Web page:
Shared custody typically refers to both divorced parents being awarded physical custody of their children whereby the children are with each parent roughly 50 percent of the time. This may also be referred to, more specifically, as shared physical custody. Although a shared custody arrangement may have some flexibility, depending on the situation, such as permitting one parent to have the children more than the other, physical custody is divided roughly equally between each parent.

For a shared custody arrangement to be effective, it is important for both parents to reside near one another.  Ideally, they should be close to their children's school district, as well as the hub of children's daily activities (i.e. friends, sports, camps), so that the logistics of a long-distance parenting relationship do not become a problem.  As such, shared custody often reflects a situation whereby divorced parents are able to engage in a more collaborative relationship with one another.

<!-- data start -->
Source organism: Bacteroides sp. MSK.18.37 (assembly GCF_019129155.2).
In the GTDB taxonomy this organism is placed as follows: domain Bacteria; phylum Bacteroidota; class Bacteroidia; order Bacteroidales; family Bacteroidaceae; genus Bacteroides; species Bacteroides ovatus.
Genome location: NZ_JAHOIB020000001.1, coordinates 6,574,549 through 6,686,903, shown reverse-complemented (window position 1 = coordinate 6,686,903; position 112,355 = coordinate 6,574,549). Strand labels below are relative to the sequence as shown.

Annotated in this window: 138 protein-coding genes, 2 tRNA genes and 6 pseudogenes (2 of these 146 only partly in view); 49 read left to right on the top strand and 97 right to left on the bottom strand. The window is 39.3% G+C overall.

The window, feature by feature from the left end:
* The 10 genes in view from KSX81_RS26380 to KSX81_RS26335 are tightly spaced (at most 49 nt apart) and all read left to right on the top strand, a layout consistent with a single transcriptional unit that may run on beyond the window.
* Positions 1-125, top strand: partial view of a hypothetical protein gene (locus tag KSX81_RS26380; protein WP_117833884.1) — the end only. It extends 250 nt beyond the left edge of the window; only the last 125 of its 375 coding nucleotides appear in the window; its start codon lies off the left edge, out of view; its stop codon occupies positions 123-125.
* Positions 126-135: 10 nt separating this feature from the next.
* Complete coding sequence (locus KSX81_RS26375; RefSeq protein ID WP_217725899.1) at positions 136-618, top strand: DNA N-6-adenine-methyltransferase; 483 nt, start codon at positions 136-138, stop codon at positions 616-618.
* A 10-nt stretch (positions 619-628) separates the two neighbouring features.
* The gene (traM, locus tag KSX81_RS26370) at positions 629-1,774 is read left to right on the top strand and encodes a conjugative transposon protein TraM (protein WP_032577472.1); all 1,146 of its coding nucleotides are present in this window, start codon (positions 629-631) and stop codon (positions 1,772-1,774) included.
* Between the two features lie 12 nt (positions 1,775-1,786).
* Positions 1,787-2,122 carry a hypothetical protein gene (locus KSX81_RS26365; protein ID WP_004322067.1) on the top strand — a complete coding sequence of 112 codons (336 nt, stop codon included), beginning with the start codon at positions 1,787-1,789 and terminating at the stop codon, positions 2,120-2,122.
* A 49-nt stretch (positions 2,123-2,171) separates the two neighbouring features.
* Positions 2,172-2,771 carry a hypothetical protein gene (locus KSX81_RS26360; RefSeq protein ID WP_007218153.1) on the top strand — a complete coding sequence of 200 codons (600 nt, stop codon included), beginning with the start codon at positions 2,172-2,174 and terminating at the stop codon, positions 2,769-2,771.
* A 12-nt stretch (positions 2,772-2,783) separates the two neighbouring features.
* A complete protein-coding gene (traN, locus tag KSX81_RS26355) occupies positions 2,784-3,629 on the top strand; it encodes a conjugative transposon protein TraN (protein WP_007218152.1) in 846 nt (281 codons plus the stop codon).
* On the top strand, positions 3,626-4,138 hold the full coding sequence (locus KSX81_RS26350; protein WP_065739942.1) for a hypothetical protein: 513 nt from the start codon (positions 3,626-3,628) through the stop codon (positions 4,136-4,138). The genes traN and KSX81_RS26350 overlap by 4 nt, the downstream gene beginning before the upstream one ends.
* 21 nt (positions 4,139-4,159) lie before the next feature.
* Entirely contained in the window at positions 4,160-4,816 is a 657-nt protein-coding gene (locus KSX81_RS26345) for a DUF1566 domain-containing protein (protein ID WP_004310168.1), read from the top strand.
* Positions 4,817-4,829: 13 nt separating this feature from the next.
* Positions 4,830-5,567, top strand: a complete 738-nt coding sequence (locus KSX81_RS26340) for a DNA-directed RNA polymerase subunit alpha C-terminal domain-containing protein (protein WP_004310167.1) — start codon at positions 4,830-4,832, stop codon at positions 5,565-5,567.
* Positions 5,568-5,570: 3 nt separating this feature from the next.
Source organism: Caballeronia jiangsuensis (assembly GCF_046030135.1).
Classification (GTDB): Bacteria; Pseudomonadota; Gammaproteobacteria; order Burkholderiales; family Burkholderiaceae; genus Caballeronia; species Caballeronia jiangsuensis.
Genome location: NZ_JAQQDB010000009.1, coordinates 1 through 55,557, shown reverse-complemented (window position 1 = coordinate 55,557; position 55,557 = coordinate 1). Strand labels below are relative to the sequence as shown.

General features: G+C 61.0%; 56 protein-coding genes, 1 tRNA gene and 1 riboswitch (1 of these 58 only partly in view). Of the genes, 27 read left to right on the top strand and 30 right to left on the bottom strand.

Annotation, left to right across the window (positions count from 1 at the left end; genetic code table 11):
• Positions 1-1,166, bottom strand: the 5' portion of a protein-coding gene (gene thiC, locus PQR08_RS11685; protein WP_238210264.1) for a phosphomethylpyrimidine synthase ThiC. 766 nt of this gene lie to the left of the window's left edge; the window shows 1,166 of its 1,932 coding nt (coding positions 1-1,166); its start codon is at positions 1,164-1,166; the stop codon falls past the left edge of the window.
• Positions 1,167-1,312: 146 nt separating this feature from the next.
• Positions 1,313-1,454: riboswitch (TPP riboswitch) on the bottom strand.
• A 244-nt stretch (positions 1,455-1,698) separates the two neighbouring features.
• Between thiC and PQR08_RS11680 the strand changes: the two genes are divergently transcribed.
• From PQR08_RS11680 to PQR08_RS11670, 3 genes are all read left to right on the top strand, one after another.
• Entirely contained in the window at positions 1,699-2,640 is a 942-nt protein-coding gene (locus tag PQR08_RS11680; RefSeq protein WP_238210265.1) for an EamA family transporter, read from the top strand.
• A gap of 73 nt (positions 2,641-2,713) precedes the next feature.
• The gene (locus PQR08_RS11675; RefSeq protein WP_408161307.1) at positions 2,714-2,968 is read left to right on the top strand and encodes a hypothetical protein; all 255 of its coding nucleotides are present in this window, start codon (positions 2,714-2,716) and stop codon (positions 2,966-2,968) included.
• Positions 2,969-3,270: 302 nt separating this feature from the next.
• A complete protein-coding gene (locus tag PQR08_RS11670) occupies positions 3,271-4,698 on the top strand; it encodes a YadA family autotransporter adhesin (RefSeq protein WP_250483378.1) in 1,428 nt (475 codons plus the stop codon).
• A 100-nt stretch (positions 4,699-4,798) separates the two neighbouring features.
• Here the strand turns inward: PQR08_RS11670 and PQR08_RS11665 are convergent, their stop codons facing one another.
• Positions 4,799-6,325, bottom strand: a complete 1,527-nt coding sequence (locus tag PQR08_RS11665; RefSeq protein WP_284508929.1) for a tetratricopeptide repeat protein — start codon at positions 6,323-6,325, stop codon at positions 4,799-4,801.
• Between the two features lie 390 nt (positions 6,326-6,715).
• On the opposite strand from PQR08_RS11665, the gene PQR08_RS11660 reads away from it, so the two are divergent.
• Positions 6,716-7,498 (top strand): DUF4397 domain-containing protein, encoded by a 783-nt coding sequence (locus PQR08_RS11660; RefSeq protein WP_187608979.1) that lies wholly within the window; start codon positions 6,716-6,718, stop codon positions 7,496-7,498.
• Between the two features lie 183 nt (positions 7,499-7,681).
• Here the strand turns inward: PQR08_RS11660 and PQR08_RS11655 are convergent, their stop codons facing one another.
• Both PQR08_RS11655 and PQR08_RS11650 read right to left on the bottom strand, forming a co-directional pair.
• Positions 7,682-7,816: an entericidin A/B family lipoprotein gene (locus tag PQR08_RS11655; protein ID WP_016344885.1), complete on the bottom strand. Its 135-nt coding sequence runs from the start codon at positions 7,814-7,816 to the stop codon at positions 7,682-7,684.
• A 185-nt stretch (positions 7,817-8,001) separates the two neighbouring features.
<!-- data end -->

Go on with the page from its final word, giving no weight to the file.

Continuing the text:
Shared custody may or may not entail each parent having equal rights with regard to major decisions impacting their children.  Decisions involving health care, education, and religion fall under the domain of legal custody, and shared custody does not necessarily imply joint legal custody.  Shared custody is not always an option available in every jurisdiction and joint custody is more commonly used or ordered across jurisdictions.

Often, under joint custody, divorced parents do not have equal or even roughly equal custodial time but are to share and collaborate regarding significant decisions impacting the welfare of their children.  This means joint legal custody is, by definition, a component of joint custody.